Australians in isolation with COVID-19 have received nearly $6million a day in pandemic leave since July 20 and claims are being checked for potential fraud, Government Services Minister Bill Shorten has revealed.
Speaking to Radio National earlier, Shorten would not comment on whether the payments should be extended at the national cabinet meeting tomorrow – but said they had cost $320 million since July 20. Half a million people claimed up to $750 per period of isolation (totaling an average of $5.8 million per day).
“It will be an issue for the national cabinet to discuss. I can certainly understand the argument you’re making if you’re forced to stay at home…there should be a payment,’ the minister said, adding that the ongoing cost of the scheme has to be ‘weighed against that’.
NSW Premier Dominic Perrottet and Victorian Premier Daniel Andrews will argue at tomorrow’s meeting that people forced to stay home and miss work must receive financial support if mandatory isolation, reduced from seven to five days at the end of last week, continues.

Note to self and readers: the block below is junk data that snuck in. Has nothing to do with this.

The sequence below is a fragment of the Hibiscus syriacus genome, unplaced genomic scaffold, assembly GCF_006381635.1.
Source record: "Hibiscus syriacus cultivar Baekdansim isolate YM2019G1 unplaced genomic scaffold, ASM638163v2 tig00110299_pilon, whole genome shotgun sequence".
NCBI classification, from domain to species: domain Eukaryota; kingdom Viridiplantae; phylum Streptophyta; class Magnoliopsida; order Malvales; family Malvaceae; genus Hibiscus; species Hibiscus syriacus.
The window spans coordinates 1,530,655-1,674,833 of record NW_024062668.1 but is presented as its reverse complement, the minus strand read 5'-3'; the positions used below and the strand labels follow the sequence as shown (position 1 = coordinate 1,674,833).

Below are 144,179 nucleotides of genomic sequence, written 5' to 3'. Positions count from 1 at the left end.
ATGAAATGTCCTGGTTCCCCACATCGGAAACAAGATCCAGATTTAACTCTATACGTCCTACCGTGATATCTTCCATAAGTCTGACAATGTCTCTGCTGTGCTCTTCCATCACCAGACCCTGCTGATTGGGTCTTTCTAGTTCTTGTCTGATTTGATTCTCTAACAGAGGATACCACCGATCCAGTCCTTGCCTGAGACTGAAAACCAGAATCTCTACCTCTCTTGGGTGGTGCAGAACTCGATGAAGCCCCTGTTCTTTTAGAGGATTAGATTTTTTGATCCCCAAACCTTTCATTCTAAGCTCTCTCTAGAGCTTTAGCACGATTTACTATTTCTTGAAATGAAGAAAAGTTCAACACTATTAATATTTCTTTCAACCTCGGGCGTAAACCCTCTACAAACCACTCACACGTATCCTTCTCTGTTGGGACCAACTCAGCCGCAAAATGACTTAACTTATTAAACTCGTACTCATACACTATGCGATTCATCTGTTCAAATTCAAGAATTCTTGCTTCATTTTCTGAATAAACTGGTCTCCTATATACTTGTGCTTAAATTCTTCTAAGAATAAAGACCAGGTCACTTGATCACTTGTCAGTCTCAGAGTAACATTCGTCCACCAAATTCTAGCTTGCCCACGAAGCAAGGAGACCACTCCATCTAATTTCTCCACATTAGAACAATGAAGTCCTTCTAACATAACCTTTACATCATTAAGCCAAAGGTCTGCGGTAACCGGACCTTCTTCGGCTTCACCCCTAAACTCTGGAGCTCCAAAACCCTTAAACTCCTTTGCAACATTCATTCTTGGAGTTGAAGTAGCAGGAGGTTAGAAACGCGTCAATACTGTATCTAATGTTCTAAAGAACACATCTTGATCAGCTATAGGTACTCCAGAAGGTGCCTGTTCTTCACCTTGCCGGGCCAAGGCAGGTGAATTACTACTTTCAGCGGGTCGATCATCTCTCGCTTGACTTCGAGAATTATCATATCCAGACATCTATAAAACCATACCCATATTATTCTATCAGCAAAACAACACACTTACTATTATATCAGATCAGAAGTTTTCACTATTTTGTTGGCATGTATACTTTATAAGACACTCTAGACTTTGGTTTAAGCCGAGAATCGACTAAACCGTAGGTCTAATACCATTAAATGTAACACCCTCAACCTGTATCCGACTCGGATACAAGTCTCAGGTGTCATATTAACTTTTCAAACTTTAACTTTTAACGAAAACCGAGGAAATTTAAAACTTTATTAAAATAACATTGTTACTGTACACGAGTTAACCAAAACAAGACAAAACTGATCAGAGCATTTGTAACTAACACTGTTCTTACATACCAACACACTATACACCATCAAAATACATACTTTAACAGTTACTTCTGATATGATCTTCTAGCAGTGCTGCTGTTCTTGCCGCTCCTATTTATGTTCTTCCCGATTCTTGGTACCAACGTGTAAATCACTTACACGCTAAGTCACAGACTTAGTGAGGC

The payments, which are now split 50/50 between the federal and state governments, have previously been revealed to have cost the federal budget nearly $1.9 billion from their inception in August 2020 through July 2022.
“One of the things we do is make sure people who submit claims aren’t submitting false claims,” Shorten said.
“What happens is that [when] you submit a claim online, you must have proof of a PCR or that you have a…test that the state abides by.
The online application form requires people to declare that they have no sick leave available, he added.
“If there is a red flag, that is then checked by a human from Services Australia just to sort of see if the claim should proceed or not. But I think the vast majority of people are doing the right thing.